Paul Williams: '20 years on, Raonaid Murray's death is the longest-running murder probe in modern Irish history'
The horrific murder of an innocent 17-year-old child called Raonaid Murray has haunted Irish society for two decades - and will do so until it is solved.
Gardaí and the schoolgirl's family made yet another public appeal for that vital piece of information that could unlock the motive behind one of the country's most shocking homicide mysteries - and bring the teenager's killer to justice.
Each anniversary of this monstrous crime has been marked by a plea from Raonaid's family for anyone with information to come forward.
Together with gardaí in Dún Laoghaire, where the investigation is based, they have ensured this case has not been allowed to fade from public memory.
More importantly, it has not been allowed to fade from the memory of the assailant - and whoever is covering for them.
Most of the population are intuitively aware of this murder and instantly recognise the picture of Raonaid which accompanies every appeal and media story, that of a pretty teen with blonde locks framing her face.
That picture has helped remind the public of the enormity of this crime - this was an innocent child with a life full of promise and potential stretching out ahead of her.
Read more here: 'Do the right thing,' father of Raonaid tells killer
Raonaid had not lived long enough to incite the type of mindless hatred which characterised the violence used to snuff out her future.
This remains the biggest and longest-running active murder investigation in modern Irish history with more than 200 potential suspects identified as persons of interest, 22 of whom were given 'red alert' status at various stages.
There were 14 individuals arrested, of whom 11 were questioned about the murder and the rest for allegedly withholding information.
Detectives interviewed 3,500 individuals as they tracked down people who had been socialising in the Dún Laoghaire and Glenageary area that night.
Investigators even interviewed the entire crew of an Irish Navy ship which had been docked in Dún Laoghaire that weekend.
But despite the herculean effort, yesterday's joint statement from gardaí and the family admit "there is in reality no prime suspect" because gardaí have been unable to identify a motive.
Raonaid was left fatally injured after suffering a flurry of frenzied stab wounds within a timeframe of an hour around midnight on the evening of Friday, September 3, 1999.
At 9.40pm she had left the Sally West boutique in Dún Laoghaire shopping centre, where she worked part-time, and crossed George's Street to meet friends in Scott's pub.
Between 11.20pm and 11.40pm Raonaid left Scott's to go home to change into a new outfit she got earlier that evening and then join friends in Paparazzi's disco.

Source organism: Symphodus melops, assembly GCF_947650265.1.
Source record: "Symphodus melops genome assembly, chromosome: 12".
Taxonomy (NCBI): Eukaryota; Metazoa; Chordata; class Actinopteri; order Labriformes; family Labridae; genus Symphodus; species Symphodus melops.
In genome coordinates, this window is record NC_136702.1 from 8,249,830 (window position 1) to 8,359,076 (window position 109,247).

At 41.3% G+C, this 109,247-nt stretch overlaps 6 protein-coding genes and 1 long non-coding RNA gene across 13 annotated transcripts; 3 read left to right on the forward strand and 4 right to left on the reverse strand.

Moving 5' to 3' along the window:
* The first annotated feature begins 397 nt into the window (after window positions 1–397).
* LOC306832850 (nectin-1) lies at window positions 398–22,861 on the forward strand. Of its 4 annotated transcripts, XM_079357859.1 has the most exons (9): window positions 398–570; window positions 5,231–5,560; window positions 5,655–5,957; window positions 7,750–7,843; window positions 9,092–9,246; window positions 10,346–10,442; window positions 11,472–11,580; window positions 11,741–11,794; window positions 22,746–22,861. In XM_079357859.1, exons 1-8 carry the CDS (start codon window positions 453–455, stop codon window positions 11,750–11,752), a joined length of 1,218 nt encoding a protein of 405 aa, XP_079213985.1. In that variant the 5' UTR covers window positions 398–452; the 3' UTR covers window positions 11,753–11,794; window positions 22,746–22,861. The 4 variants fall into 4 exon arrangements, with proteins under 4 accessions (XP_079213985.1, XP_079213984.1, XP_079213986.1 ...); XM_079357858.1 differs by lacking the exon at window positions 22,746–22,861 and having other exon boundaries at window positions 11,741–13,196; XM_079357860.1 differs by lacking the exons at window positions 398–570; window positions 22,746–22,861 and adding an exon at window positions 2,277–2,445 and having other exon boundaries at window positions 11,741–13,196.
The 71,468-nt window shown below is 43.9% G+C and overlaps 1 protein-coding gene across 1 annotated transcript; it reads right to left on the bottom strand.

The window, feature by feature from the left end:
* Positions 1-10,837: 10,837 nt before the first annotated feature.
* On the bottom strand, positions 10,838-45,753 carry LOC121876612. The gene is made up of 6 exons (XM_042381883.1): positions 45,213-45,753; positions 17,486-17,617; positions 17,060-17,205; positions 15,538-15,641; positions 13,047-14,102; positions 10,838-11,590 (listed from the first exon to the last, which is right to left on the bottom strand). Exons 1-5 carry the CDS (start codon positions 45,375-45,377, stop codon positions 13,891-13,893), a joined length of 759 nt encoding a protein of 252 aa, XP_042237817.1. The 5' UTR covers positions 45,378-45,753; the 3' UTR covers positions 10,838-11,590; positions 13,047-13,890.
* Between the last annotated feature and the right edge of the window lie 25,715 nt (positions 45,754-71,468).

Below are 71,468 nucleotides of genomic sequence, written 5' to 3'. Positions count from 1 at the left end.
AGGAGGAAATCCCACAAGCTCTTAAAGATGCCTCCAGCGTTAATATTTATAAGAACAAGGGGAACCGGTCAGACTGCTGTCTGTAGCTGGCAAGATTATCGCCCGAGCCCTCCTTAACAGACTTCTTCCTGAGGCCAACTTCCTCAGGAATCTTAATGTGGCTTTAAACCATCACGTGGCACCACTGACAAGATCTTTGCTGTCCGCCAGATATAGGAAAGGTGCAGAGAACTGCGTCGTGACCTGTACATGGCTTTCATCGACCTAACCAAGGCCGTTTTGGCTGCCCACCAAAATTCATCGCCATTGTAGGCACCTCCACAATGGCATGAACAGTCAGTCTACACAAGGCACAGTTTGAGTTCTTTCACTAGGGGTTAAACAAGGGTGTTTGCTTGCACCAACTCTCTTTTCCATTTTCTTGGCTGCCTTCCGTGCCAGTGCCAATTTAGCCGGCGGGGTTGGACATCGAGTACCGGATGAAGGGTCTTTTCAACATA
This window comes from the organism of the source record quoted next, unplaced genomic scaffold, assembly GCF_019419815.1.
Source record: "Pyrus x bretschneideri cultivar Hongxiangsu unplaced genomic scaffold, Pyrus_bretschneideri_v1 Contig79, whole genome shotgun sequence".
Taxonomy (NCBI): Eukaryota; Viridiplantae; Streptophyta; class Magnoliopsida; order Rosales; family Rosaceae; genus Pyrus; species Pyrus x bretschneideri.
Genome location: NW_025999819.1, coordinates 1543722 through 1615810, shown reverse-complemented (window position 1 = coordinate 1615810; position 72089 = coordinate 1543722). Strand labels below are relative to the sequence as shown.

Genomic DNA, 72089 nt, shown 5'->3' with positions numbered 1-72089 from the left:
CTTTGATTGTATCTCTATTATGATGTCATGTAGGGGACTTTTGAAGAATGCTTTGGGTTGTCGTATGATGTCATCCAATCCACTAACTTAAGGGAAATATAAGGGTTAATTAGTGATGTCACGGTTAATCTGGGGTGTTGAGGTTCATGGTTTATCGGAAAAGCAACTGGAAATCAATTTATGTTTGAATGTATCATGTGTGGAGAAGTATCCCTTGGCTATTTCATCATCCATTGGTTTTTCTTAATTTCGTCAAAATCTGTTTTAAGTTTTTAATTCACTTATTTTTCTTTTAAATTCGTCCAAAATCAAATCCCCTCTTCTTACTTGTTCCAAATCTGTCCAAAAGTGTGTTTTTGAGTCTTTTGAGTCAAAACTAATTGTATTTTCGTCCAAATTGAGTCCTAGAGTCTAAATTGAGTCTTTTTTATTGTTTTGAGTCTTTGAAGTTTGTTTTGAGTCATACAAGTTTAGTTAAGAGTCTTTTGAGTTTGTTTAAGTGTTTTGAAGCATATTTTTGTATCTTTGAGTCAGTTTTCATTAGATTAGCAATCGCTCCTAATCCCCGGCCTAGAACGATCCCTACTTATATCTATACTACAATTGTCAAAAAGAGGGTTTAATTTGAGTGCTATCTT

The family home was at Silchester Park, a 15-minute walk from the centre of town. Gardaí could not establish the route she took, but one eye-witness placed her in an argument with a young man on Glenageary Road Upper. She then crossed to Silchester Road, turning into a laneway called 'the Cut' which led towards her home. It was here, on this darkened laneway, her killer struck.
Forensic examination would later show the attacker stabbed Raonaid more than 30 times, most likely using a kitchen knife. While most of the knife strikes barely penetrated her clothes, Raonaid's attacker did inflict four deep wounds to her side, chest and shoulder which proved fatal.
The forensic investigation established the fatally injured teenager managed to crawl along the laneway for about 500 metres before collapsing.
Adding to the tragedy is the fact it was Raonaid's sister, Sarah, and some friends who discovered her body after noticing something lying on the path around 12.30am.
She was still clutching the bag containing her new outfit in her hand.
The investigation has not been without controversy - not to mention the many theories regarding the motive and identity of the killer.
A review of the case file by the Garda Serious Crime Review team identified a number of deficiencies in the initial investigation, including the fact internal rivalries and mixed loyalties meant investigators were not communicating as they should have.
At one stage, the then head of the cold case unit, Chief Superintendent Christy Mangan, sent detectives to the USA to consult with experienced profilers who suggested the killer may have been a female who was known to Raonaid.
Another suspect was Farah Noor, the Somalian national murdered and dismembered by the so-called Scissor Sisters, Linda and Charlotte Mulhall, in 2005. Noor had been one of the potential suspects questioned at the time.
His killers even told gardaí that he had once bragged he had been responsible for the murder - but investigators have long since ruled this out.
When he was unmasked as the killer of Elaine O'Hara, Graham Dwyer was also the subject of wild speculation in relation to the death of Raonaid, but he too was ruled out.
Gardaí still believe Raonaid's killer was known to her, and may have been part of her wider peer group.
That is why investigators have repeatedly appealed to possible witnesses who "were then Raonaid's age, are now parents themselves with children, some of whom would now be close to Raonaid's age, and we would ask them to reflect now, with the benefit of maturity and hindsight, for any information which may be of assistance".
Despite the passage of time, there is good reason to believe this murder will eventually be solved. Inevitably the killer will have confided in someone at some stage over the past two decades and experience has shown those carrying such secrets eventually spill the beans.
As the old detective's saying goes: in the end, the bones of the dead will always call out for justice.